After writing that heartbreaking story about 16-year-old Fred Couch losing his life in Chicago, the only question that kept racing through my mind was,
Does it ever stop?
By it, I mean violence.
The society we live in today has become so violent that we have become desensitized to the magnitude of this tumultuous world we live in.
We cannot fathom the hurt or the pain that these victims of violence feel but even worse, we cannot fathom the pain felt by the families they left behind.
As a writer I find myself writing about violence everyday and while it’s disturbing and immediately grabs my attention as a story that needs to be told, within hours the effect is gone and I’m numb to the instance making it an afterthought.
Whether it’s the Derrion Albert beating….
Or the Spelman student killed by a stray bullet on the campus of Clark Atlanta University….
Or the story of the 21-year-old mother that beat and killed her two month old on Christmas Eve…
The question still remains:
Does it ever stop?
When I read the Fred Couch story I knew I had to put it up because I couldn’t believe that another kid from the same high school where Derrion Albert was viciously stomped and beaten had perished.
Another little Black boy in Chicago who lost his life for nothing is gone and there isn’t a thing we can do about it.
What you didn’t read in that Fred Couch story was the boy’s extensive rap sheet.
From what I’m told, Fred had numerous run-ins with the law including aggravated assault of a police officer, unlawful use of a weapon, possession of a stolen vehicle and possible gang affiliation….all this for a boy who was just a sophomore in High School.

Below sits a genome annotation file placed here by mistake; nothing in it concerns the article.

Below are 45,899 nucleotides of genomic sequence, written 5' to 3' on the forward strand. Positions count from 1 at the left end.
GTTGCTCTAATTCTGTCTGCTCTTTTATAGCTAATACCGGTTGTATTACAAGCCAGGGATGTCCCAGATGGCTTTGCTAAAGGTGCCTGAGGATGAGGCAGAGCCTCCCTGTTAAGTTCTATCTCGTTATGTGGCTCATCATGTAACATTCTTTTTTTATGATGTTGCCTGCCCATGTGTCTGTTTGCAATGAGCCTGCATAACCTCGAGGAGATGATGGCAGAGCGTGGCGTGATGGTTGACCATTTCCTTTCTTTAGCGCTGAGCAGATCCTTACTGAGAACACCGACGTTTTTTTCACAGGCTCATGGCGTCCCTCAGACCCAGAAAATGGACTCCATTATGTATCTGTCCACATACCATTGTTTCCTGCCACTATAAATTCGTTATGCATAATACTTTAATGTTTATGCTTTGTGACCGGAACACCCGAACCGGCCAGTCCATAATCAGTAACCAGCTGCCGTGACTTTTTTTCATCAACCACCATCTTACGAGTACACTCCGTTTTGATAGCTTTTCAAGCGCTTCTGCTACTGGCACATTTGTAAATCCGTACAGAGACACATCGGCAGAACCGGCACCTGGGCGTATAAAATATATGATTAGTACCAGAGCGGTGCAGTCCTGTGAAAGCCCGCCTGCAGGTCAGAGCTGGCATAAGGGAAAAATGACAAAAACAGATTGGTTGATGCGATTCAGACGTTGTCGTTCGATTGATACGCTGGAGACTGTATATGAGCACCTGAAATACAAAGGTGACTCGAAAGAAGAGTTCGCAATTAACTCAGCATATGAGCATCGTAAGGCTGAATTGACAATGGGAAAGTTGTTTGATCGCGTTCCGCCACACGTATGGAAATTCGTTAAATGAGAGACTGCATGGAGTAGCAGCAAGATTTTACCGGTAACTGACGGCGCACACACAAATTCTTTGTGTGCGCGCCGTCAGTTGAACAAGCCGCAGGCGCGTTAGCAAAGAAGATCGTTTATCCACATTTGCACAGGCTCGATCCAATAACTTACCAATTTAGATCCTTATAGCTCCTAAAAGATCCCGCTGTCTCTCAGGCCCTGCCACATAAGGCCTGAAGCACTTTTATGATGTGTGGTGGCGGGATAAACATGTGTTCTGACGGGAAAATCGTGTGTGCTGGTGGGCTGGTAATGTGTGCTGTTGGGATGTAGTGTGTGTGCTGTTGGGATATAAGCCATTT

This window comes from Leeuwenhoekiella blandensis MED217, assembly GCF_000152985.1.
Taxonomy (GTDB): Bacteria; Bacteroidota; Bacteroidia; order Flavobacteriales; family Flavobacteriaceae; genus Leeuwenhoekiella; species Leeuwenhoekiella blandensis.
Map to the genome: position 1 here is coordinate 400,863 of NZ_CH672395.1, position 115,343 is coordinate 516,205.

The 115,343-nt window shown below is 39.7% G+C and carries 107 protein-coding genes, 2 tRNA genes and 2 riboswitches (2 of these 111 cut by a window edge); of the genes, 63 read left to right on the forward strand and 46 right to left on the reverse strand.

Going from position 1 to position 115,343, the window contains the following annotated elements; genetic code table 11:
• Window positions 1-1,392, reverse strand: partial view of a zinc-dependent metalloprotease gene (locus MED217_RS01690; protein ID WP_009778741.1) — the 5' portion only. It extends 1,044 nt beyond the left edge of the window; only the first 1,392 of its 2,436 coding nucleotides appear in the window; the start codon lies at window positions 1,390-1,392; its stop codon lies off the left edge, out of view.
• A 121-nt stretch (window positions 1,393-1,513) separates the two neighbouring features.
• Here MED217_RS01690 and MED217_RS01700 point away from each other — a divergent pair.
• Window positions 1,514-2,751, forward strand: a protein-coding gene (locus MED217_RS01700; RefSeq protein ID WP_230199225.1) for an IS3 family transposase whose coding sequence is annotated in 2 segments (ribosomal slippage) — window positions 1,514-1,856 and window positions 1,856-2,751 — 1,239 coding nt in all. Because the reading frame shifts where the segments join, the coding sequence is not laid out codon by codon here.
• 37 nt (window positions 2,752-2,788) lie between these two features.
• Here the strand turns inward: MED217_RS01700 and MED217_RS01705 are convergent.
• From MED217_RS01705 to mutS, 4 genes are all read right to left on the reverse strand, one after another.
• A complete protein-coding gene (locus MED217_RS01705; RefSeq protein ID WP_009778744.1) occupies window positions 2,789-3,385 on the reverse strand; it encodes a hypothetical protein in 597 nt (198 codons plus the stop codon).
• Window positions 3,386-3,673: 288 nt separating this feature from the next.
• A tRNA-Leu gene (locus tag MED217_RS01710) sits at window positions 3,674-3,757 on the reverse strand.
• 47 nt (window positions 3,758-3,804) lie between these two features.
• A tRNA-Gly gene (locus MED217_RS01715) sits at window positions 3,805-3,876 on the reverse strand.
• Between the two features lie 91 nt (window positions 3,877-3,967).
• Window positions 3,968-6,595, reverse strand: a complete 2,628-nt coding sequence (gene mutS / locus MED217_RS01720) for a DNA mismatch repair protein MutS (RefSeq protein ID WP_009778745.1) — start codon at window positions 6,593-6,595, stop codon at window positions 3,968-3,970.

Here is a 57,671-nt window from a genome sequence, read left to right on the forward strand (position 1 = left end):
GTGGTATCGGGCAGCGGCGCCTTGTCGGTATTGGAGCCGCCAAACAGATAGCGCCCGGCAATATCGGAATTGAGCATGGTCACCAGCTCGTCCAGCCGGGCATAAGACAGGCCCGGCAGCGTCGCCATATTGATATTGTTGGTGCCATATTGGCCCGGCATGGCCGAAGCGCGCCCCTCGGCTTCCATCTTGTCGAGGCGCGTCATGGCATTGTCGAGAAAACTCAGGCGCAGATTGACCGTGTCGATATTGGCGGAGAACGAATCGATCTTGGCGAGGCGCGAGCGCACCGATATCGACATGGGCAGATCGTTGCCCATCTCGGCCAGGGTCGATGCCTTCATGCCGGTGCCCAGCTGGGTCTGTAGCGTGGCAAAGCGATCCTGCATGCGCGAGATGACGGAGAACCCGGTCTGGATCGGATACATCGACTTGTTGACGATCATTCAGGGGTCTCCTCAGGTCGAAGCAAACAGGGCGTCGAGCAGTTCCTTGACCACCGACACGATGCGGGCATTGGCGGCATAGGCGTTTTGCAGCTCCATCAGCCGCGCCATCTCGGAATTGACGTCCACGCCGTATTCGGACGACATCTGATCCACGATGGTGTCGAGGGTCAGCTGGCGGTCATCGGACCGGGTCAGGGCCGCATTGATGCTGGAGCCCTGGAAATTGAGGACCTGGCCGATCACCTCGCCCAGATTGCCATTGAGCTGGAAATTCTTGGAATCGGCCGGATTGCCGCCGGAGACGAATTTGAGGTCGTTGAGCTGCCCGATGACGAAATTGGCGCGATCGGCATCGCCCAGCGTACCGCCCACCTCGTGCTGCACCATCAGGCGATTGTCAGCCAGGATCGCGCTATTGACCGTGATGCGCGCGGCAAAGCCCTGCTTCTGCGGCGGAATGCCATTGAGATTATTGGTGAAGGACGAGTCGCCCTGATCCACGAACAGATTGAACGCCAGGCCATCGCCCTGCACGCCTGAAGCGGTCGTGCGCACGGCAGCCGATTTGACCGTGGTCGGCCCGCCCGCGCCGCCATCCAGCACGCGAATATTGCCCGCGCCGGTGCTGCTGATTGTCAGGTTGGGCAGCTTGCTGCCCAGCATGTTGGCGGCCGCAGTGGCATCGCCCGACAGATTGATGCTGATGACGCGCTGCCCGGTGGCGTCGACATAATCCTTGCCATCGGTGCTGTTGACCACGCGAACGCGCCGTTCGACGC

To top it all off, the boy knows the pain of violence all too well since his father was shot to death in 1993.
My point in saying that is this,
There is a cycle of violence going on that’s becoming almost too much to bear.
In particular the cycle is affecting our young Black men who I look at today and see are so lost.
Yes, we could go down that tangent and do the typical finger pointing at rap music but truthfully if these men had guidance they would be able to tell the difference between music and reality, instead of blurring the lines like so many of them do.
Don’t be like CNN News correspondent Rick Sanchez and label the people responsible for Derrion’s death as “unsalvageable.”
Instead ask this question, “What can I do to help?” “How can we save these children?”
These children need guidance and fast.
So who’s going to step in and help….and what can we do to rectify this situation?
I can’t stand the thought of writing about this violence anymore…..